ALBUQUERQUE, N.M. — Public Service Co. of New Mexico and intervening parties in the utility’s latest rate case are bickering over attorney fees.
PNM says it doesn’t want to reveal details, such as the hourly rates it pays, so it can maintain a competitive advantage when negotiating legal fees in the future. But opposing parties say if customers have to pay the bill, they should be able to review the costs to determine if they’re reasonable.
PNM requested in late March that Ashley Schannauer, the Public Regulation Commission hearing examiner assigned to the rate case, allow attorney fee information to be withheld from all intervening parties, except for PRC staff and the Attorney General’s office.
The utility has already provided the total amount PNM is paying its attorneys, which would be recovered from customers through new rates. But to reveal more specific information about individual agreements could provide some parties with unintended competitive advantages, said PNM spokesman Pahl Shipley.
“That can have a chilling effect on the willingness of the contractors who negotiate with the company to offer favorable pricing in the future,” Shipley told the Journal in an email.
New Mexico Industrial Energy Consumers, the environmental group Western Resource Advocates, and the Coalition for Clean Affordable Energy filed counter briefs opposing PNM’s request.
“PNM is always trying to keep information secret that they think gives them a competitive advantage or disadvantage, and sometimes that’s legitimate because there are trade secrets,” said the Industrial Energy Consumers general counsel, Peter Gould. “But the notion that ratepayers should fully pay for PNM’s attorney fees without even being able to look at it is nonsense… The effort to keep everything secret in this case is just offensive, almost laughable.”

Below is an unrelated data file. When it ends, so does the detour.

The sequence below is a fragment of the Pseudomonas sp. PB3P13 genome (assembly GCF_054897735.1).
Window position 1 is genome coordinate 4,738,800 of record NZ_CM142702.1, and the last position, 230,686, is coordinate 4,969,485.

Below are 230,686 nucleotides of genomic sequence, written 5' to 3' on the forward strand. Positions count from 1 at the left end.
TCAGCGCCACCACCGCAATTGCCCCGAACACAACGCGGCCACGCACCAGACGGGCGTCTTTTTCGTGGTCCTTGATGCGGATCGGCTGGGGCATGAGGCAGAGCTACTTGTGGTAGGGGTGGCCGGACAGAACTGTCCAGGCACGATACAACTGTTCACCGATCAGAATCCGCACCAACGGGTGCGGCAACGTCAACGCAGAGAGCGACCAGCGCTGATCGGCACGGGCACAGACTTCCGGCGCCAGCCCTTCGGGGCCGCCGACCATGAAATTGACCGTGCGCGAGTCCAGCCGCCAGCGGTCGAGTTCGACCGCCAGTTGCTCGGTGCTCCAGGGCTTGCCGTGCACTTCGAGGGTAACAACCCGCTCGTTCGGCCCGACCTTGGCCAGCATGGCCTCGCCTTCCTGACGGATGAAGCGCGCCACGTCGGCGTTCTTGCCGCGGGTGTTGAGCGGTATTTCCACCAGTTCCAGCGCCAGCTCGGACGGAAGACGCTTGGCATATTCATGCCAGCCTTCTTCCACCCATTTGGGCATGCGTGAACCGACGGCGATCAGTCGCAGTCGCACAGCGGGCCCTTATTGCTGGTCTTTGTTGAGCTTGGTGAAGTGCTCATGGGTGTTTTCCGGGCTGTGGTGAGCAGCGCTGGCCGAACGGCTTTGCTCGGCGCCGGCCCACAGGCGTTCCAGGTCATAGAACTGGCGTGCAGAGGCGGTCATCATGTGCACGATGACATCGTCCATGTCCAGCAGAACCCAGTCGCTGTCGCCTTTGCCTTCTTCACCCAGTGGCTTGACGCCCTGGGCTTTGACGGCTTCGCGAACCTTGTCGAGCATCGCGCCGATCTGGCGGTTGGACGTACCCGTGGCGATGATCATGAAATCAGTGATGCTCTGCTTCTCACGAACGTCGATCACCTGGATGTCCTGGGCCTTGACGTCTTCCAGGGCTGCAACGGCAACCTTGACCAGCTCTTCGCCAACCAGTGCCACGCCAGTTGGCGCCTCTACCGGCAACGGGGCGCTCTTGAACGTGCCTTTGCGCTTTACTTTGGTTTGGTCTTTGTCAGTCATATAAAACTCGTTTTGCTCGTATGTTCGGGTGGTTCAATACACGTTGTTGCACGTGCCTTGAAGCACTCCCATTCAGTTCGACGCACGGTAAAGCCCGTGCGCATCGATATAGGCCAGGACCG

Western Resource attorney Steve Michel said PNM’s argument runs counter to market logic.
“PNM’s confidentiality claims are exactly backward from an economic standpoint,” Michel said. “The notion that revealing information will somehow evolve into higher prices is bogus, because competitive markets require as much information as possible to be competitive. If you disguise or hide information, you end up with higher, not lower, prices.”
In any case, all parties have already signed confidentiality agreements to review information in the rate case, Michel said.
Public hearings in the case are scheduled to begin in June. PNM is seeking an overall average rate increase of 14 percent to recover $99.2 million for costs incurred in shutting down two of four units at the coal-fired San Juan Generating Station near Farmington, and for new capital investments in the electric grid, among other things.
If approved by the PRC, average residential customers would pay about $10 more on their monthly utility bills. PNM proposes to buffer the impact by imposing half the increase in 2018, and the remainder in 2019.